Testing of the failover behavior of a middleware software component under conditions of network or backend server failure is useful to validate the correct operation of that component, and to predict whether the component will function properly should a particular backend server which that component relies upon become unavailable. However, shutting down a backend server in order to test middleware software can be difficult or inappropriate for many enterprises, as:
In order to validate the correct operation of a middleware software component under conditions of network or backend server failure, this invention simulates the failure by reconfiguring the network layer of the computer system on which that middleware software component is installed.
The goal of this invention is to validate that failover capability of a middleware component is working properly. To achieve this goal, an agent installed on the same computer system as the middleware component being tested is instructed to manipulate the network layer of the operating system. In the case of a TCP/IP network layer, the changes are to reconfigure of IP implementation settings to:
This invention consists of the following software components, as illustrated in the diagram of
The coordination server (20) can be implemented in software as a web-enabled application running in an application server or web server. The coordination server incorporates two threads of processing: a coordination server scheduling thread, illustrated by the flowchart of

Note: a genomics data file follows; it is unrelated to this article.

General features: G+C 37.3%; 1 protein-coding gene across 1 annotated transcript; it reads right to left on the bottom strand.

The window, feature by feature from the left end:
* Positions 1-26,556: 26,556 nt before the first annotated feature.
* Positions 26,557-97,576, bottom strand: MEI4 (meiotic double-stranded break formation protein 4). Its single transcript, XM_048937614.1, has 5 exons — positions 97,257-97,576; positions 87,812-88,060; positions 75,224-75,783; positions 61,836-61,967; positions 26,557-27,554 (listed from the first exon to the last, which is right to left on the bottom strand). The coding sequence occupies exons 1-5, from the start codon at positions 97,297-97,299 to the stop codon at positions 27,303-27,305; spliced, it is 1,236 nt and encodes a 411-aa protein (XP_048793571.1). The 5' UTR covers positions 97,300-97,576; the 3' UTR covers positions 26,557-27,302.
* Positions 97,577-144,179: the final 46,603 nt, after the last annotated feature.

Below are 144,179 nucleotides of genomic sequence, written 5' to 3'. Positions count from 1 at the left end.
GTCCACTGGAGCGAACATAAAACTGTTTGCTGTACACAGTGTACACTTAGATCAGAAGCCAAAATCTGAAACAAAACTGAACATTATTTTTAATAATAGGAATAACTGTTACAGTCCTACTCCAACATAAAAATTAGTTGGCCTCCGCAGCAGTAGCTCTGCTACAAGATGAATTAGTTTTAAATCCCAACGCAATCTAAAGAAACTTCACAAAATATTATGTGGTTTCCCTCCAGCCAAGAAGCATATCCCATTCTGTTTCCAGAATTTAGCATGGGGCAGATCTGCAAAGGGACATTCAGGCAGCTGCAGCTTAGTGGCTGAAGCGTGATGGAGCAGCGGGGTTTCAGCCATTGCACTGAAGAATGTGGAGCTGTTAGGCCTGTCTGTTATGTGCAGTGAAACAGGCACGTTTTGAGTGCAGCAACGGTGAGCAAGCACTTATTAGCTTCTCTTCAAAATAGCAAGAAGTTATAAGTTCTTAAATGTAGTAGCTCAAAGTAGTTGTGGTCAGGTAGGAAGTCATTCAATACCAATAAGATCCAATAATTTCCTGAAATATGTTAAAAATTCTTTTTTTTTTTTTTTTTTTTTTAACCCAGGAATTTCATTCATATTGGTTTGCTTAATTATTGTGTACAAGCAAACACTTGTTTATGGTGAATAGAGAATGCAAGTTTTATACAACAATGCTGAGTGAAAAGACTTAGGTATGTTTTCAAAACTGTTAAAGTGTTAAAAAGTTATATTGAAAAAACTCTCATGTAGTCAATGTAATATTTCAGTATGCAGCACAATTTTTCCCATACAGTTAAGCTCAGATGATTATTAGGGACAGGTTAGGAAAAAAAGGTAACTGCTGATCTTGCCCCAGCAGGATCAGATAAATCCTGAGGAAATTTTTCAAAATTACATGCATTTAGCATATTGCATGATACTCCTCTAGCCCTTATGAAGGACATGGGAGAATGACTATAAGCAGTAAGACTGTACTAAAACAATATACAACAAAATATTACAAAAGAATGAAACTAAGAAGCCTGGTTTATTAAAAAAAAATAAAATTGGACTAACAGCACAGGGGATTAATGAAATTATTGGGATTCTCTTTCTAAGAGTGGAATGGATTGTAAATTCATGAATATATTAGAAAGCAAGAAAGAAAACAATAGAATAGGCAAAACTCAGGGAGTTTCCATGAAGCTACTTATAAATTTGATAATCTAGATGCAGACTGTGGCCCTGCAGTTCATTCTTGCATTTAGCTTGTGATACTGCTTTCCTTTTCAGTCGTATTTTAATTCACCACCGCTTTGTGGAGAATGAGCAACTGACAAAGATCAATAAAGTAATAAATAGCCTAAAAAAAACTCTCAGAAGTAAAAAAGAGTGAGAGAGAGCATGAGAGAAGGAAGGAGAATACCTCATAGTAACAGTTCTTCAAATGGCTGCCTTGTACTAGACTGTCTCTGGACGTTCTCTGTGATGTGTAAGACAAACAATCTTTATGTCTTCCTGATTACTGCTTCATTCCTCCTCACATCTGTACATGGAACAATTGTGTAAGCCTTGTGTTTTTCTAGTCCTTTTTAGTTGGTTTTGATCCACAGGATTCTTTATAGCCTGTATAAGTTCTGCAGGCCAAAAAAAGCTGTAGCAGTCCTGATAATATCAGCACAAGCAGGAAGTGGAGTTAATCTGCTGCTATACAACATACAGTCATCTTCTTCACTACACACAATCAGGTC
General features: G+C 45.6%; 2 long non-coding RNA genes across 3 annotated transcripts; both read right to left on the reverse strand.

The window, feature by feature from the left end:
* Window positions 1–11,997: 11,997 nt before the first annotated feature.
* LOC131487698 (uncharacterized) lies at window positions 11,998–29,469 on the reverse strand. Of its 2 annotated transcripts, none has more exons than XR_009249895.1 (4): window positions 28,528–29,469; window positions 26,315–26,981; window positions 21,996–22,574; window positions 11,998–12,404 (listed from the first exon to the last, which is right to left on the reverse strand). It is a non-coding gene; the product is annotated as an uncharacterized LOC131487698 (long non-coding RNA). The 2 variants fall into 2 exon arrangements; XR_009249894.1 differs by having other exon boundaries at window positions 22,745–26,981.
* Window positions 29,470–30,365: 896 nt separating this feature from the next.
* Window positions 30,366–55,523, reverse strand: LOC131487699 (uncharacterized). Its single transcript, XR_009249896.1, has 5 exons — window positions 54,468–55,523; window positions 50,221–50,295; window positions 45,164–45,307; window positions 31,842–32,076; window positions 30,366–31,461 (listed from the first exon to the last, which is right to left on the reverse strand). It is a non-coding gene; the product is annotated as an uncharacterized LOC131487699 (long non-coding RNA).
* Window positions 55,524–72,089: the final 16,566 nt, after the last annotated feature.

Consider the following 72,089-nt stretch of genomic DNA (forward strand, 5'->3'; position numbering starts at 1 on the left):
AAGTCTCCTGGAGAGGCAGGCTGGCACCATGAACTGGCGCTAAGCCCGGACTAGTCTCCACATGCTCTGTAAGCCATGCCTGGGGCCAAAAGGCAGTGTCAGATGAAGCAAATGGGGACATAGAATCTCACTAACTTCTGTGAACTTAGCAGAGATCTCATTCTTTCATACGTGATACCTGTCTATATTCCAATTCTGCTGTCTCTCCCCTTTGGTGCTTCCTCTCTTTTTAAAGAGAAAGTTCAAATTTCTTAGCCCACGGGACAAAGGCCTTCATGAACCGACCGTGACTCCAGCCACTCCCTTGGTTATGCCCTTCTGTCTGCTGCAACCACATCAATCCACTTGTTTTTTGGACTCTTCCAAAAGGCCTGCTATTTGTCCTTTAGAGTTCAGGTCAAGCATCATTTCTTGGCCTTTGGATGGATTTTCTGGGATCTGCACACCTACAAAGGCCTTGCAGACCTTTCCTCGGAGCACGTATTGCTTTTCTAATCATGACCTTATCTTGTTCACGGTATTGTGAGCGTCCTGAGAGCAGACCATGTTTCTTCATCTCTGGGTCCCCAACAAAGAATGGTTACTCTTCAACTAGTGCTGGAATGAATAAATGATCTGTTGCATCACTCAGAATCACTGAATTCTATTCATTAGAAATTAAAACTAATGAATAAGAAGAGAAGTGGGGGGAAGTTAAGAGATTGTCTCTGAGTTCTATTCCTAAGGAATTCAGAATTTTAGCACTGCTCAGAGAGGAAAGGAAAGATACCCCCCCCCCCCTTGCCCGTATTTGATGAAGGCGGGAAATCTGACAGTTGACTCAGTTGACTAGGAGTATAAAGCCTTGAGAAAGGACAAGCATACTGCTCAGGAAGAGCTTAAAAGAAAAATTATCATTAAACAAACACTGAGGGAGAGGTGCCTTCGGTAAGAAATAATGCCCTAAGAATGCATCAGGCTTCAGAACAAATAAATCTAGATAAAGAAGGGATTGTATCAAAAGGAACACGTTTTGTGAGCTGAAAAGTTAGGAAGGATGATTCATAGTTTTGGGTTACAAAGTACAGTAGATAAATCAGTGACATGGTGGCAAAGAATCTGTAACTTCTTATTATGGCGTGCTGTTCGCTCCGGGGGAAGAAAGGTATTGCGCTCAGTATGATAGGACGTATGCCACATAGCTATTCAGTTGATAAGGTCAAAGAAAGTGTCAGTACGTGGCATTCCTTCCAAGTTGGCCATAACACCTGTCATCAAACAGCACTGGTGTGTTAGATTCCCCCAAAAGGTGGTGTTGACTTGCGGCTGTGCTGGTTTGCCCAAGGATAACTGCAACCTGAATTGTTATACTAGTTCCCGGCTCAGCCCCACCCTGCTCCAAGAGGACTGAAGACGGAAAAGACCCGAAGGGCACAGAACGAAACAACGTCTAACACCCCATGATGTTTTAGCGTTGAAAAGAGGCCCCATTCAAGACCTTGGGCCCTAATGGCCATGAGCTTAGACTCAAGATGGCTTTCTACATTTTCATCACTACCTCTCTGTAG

The database (28) can be implemented as a relational database. It contains the following tables: a pending list table (360), an agent table (362), a middleware table (363), a failover table (364), a completion table (366) and an agent info table (368).
The pending list table (360) in the database has one row for each pending test that has not yet been completed. The primary key of this table is the TEST ID column. The columns of this table are:
The agent table (362) in this database has one row for each backend agent and one row for each middleware agent. The primary key for this table is the AGENT ID column. The columns of this table are:
The middleware table (363) in this database has one row for each middleware agent. The primary key for this table is the AGENT ID column. The columns of this table are:
The failover table (364) in this database has one row for each middleware component failover detected by a middleware agent. The columns of this table are: